Disobedience: Why We Have The Bible Today

My Bible is one of my prized possessions. Nothing brings me peace quite like sitting down and meeting God in its pages.

What a beautiful thing we so easily take for granted, access to a Bible.

They’re easy to find on Amazon or on the shelves of Barnes and Noble, yet in other countries in the world smuggled across borders under threat of death.

By 2015 an estimated five billion Bibles were printed! Billions of people have access to the Word of God, and we can thank William Tyndale for that.

On this day in 1536, William Tyndale was strangled and burned at the stake for believing that ALL people should be able to read the Bible, and translating it into English with mass production for the very first time.

“Back in the fourteenth century, John Wycliffe was the first to make (or at least oversee) an English translation of the Bible, but that was before the invention of the printing press and all copies had to be handwritten. Besides, the church had banned the unauthorized translation of the Bible into English in 1408.”

Citation

In Tyndale’s time common people could not read the Bible. While being educated at Oxford and then Cambridge, he became passionately convicted that any person should be able to read the Word of God– not just Church leaders or those with higher educations.

Once he left university and began work he would see just how dire this situation was; as he met country clergyman he learned many were completely ignorant of what the Bible actually said.

Tyndale would attempt approval to translate the Bible from the Bishop of London, but he was denied. There is no happenstance with God, and while he was in London William Tyndale met several merchants who helped smuggle Martin Luther’s articles into England.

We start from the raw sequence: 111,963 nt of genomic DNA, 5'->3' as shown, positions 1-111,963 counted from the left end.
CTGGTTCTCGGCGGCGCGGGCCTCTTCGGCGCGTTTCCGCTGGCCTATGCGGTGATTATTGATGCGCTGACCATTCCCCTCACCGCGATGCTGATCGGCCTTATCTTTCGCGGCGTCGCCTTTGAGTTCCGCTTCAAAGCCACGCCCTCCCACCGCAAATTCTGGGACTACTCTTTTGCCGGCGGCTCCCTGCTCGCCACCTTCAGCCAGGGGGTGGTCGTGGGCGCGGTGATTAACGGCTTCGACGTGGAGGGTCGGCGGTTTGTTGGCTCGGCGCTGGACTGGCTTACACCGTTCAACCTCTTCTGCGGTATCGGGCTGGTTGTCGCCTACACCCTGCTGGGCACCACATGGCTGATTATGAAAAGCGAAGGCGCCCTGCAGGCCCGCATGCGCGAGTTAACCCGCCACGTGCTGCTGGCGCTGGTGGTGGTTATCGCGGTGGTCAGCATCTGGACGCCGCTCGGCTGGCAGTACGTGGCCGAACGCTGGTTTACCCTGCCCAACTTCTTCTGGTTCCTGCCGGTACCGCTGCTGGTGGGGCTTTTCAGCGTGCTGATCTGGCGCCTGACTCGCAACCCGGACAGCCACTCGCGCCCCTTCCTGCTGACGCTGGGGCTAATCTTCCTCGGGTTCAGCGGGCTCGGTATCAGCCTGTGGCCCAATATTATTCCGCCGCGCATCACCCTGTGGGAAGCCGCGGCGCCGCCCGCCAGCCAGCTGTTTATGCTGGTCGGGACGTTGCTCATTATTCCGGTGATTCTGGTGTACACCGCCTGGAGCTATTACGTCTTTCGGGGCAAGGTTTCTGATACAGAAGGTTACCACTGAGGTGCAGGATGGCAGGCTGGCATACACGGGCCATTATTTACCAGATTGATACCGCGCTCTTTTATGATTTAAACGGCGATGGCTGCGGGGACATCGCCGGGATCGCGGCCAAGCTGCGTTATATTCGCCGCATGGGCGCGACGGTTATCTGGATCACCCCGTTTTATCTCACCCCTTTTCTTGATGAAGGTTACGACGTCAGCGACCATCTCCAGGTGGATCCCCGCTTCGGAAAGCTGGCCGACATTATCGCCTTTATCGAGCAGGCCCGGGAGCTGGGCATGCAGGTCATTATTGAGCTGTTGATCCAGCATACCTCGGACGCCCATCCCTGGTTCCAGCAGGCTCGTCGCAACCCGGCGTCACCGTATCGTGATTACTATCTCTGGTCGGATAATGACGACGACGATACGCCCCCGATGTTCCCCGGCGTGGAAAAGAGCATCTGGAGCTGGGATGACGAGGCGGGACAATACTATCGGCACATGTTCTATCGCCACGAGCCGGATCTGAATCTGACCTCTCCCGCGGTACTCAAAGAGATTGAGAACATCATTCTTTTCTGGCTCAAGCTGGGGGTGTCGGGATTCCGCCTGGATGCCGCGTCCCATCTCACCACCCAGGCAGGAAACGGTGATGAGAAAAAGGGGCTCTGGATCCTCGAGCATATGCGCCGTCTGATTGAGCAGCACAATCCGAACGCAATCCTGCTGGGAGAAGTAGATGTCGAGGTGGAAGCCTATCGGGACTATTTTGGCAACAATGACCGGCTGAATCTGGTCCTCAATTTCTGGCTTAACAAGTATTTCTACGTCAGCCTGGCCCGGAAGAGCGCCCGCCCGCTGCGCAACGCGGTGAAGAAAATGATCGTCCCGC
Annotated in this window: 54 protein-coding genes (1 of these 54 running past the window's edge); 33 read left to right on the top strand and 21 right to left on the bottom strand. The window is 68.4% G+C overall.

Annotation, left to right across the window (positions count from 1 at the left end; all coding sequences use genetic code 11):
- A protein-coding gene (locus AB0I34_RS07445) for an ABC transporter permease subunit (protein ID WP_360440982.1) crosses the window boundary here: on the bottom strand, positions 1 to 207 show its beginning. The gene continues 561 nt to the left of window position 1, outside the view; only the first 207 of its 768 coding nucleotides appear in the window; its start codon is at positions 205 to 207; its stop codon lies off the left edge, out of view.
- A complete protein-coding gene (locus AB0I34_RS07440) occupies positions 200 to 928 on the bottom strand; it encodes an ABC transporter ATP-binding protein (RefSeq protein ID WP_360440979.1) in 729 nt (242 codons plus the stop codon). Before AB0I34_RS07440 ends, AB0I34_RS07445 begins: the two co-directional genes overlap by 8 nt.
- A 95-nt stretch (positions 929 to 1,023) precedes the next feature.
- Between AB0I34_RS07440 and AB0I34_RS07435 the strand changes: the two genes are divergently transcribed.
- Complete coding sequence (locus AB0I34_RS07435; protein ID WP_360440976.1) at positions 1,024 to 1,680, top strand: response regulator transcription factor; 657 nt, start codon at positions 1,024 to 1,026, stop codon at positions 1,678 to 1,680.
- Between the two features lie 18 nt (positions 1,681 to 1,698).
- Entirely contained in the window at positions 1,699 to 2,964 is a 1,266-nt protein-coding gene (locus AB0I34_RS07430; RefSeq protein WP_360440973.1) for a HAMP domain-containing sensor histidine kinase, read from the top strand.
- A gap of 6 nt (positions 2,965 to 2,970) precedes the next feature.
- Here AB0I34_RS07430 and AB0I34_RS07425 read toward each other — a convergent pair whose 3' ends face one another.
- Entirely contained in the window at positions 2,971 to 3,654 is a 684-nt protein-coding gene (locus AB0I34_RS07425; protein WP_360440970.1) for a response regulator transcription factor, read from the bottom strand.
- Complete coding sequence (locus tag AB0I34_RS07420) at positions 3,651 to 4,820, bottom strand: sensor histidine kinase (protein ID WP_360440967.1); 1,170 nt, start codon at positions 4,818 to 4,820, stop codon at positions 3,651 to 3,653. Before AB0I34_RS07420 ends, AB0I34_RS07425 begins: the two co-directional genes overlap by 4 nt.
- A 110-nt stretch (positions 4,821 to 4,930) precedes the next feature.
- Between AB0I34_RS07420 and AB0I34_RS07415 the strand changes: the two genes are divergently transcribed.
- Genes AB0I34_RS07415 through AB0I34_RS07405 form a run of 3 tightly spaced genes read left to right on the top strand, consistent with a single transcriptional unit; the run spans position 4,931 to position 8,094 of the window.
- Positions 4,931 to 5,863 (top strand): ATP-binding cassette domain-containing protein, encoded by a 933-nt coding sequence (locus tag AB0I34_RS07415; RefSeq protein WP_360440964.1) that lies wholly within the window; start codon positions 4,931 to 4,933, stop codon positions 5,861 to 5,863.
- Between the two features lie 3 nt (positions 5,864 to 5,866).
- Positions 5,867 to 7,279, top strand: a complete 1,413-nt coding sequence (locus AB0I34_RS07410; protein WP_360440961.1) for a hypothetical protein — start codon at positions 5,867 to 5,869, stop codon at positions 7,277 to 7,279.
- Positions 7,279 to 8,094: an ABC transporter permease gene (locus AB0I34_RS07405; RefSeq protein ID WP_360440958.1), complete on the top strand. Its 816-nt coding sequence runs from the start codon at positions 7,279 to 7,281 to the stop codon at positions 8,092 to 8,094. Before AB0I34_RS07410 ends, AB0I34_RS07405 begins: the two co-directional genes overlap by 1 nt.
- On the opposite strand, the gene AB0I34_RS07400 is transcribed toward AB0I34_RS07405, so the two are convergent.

They would help smuggle his Bibles too.

Thanks to their encouragement, a plan was hatched. Tyndale left for Germany and thanks to the Guttenburg Press began translating and producing the New Testament! The first time ever translated from the original Greek.

This proved to be a very difficult feat; his endeavor was plagued by those against him and so, he was on the run…

Obeying God and disobeying the governing authority.

His contacts smuggled several thousand copies of the New Testament into England where the bishops gave their all to destroy them, including burning them.

William Tyndale was a wanted man, in hiding while Henry VIII had his men on the hunt for the person who dared believe everyone should learn God’s Word for themselves.

In 1534 Tyndale was betrayed by someone he thought a friend, someone he trusted who would willingly hand him over to the authorities.

While on trial for breaking the law he was also accused of heresy, for standing by biblical truths that are foundational to this day.

On October 6, 1536 William Tyndale was put to death for giving the common people the Word of God, because the church and government wanted absolute control, free thinking was dangerous…

Reading and coming to personal convictions aside from what people were told was dangerous.

In his dying breath he prayed that the King of England’s eyes would be opened, a prayer answered within a few short years as Henry VIII required all parishes to have an English bible available for their congregations.

Despite being hunted down and abused by those in authority, Tyndale stuck by his convictions and obedience to God without faltering. Even to the point of death.

The effects of his bravery and disobedience ripple outward even today, as we have such easy access to the Scriptures and others step forward in their own acts of bravery and disobedience to people desperate to read the Word themselves.

Today we honor a life that ran with fervor into scary and unknown territory, so you and I today could read our Bibles without a middle man telling us what it said or what to think about.

Because of Tyndale we can read our Bibles and receive personal revelation and encouragement through them.

As you sit in your Bible study soon, take a moment to remember the heroes like William Tyndale that fought for the freedom we have today. The men and women who died for the Book we ignore so easily and “don’t have time” for.

That is some wild and crazy faith!

Going forward as we are reminded of stories like this, may we pray for the people who even now are disobeying governing authorities and other religions to bring people Truth. Please pray for those in the underground church who meet in secret ready to die for their faith, because death in Jesus is sweeter than a life without Him.

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